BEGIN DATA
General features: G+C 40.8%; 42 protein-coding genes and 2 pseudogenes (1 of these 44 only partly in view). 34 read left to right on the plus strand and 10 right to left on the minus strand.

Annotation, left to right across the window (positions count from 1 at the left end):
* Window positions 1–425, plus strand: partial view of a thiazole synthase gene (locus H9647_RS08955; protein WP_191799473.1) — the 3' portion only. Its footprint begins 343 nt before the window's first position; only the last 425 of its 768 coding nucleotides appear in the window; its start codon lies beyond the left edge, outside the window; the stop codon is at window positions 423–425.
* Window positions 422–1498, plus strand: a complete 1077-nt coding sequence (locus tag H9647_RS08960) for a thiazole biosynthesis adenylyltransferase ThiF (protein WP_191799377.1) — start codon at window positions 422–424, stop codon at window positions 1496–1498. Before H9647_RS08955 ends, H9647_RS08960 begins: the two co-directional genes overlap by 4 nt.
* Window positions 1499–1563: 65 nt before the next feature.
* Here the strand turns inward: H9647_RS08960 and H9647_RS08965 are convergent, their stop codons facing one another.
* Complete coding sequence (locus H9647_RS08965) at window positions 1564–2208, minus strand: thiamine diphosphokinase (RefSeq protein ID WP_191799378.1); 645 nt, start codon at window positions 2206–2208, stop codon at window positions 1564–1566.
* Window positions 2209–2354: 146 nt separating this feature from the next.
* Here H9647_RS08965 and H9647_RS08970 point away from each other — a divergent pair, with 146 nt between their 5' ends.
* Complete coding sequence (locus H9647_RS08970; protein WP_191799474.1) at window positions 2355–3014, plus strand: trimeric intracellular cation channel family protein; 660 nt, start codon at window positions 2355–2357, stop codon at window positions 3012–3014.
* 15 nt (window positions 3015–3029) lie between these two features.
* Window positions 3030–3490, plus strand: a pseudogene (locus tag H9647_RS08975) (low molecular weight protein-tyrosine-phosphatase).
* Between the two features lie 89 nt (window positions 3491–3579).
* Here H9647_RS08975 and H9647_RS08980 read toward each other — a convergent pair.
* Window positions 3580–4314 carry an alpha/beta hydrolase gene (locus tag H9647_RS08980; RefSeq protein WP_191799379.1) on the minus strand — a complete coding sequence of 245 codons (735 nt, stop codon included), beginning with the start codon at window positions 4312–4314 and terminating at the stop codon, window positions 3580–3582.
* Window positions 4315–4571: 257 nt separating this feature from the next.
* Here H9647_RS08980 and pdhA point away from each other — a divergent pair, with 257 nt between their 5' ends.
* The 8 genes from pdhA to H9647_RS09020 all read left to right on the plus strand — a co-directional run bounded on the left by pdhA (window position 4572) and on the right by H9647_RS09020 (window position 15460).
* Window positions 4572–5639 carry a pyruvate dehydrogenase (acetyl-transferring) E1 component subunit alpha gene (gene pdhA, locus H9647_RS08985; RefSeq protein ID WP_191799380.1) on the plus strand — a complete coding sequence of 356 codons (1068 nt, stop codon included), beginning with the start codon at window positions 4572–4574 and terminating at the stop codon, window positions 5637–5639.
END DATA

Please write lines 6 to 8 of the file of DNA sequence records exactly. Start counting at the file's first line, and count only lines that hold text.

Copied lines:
* Here the strand turns inward: H9647_RS08960 and H9647_RS08965 are convergent, their stop codons facing one another.
* Complete coding sequence (locus H9647_RS08965) at window positions 1564–2208, minus strand: thiamine diphosphokinase (RefSeq protein ID WP_191799378.1); 645 nt, start codon at window positions 2206–2208, stop codon at window positions 1564–1566.
* Window positions 2209–2354: 146 nt separating this feature from the next.